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Rates of dispersal of cane toads during their global invasion
datasetposted on 2022-06-10, 02:38 authored by Richard Shine, Ross Alford, Ryan Blennerhasset, Greg BrownGreg Brown, Jayna DeVore, Simon Ducatez, Patrick Finnerty, Matthew Greenlees, Shannon Kaiser, Samantha McCann, Lachlan Pettit, Ligia Pizzatto, Lin Schwarzkopf, Georgia Ward-FearGeorgia Ward-Fear, Benjamin Phillips
Invasions often accelerate through time, as dispersal-enhancing traits accumulate at the expanding range edge. How does the dispersal behaviour of individual organisms shift to increase rates of population spread? We collate data from 44 radio-tracking studies (in total, of 650 animals) of cane toads (Rhinella marina) to quantify distances moved per day, and the frequency of displacement in their native range (French Guiana) and two invaded areas (Hawai’i and Australia). Here we show that toads in their native-range, Hawai’i and eastern Australia are relatively sedentary, while toads dispersing across tropical Australia increased their daily distances travelled from 20 to 200 m per day. That increase reflects an increasing propensity to change diurnal retreat sites every day, as well as to move further during each nocturnal displacement. Daily changes in retreat site evolved earlier than did changes in distances moved per night, indicating a breakdown in philopatry before other movement behaviours were optimised to maximise dispersal.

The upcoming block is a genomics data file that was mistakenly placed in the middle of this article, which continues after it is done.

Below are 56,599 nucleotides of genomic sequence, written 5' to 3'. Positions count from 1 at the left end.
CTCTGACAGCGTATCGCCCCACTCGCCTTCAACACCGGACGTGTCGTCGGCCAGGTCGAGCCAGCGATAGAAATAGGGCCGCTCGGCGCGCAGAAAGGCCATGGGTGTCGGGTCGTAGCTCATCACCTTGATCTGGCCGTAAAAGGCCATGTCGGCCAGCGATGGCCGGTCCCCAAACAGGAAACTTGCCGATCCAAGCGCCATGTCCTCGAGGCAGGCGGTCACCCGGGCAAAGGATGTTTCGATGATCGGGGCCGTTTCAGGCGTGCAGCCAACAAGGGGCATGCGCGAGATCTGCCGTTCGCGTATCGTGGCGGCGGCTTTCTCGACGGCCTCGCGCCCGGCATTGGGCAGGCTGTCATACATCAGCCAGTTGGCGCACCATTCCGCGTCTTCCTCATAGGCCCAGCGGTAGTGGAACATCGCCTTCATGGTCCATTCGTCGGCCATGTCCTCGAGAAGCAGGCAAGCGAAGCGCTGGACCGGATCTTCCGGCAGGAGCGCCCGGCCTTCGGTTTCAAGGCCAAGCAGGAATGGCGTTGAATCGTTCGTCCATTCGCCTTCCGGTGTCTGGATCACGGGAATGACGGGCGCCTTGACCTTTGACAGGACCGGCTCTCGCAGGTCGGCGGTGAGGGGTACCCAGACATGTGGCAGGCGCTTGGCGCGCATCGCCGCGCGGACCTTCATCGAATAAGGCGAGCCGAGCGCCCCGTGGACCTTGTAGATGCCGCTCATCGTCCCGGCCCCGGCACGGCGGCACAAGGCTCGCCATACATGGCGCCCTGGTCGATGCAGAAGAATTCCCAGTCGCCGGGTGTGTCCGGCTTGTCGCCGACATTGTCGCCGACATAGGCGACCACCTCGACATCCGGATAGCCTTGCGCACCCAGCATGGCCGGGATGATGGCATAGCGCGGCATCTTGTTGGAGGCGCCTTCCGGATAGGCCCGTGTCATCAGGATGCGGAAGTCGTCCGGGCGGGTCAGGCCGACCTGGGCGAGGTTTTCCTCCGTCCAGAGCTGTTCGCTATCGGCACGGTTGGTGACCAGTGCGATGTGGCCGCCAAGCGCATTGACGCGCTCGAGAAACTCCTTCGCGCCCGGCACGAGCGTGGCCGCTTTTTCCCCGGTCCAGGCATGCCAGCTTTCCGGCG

MethodsCane toads were radio-tracked using waistbelts holding small transmitters. Locations were recorded daily for 5 days, providing information on distances moved between successive diurnal retreat-sites, and the proportion of nights on which taods changed shelter-sites. For this paper, data were colelcted fro mmany such studies over a wide area, to explore changes in dispersal-related traits during the toad's invasion history.
Australian Research Council : (FL120100074
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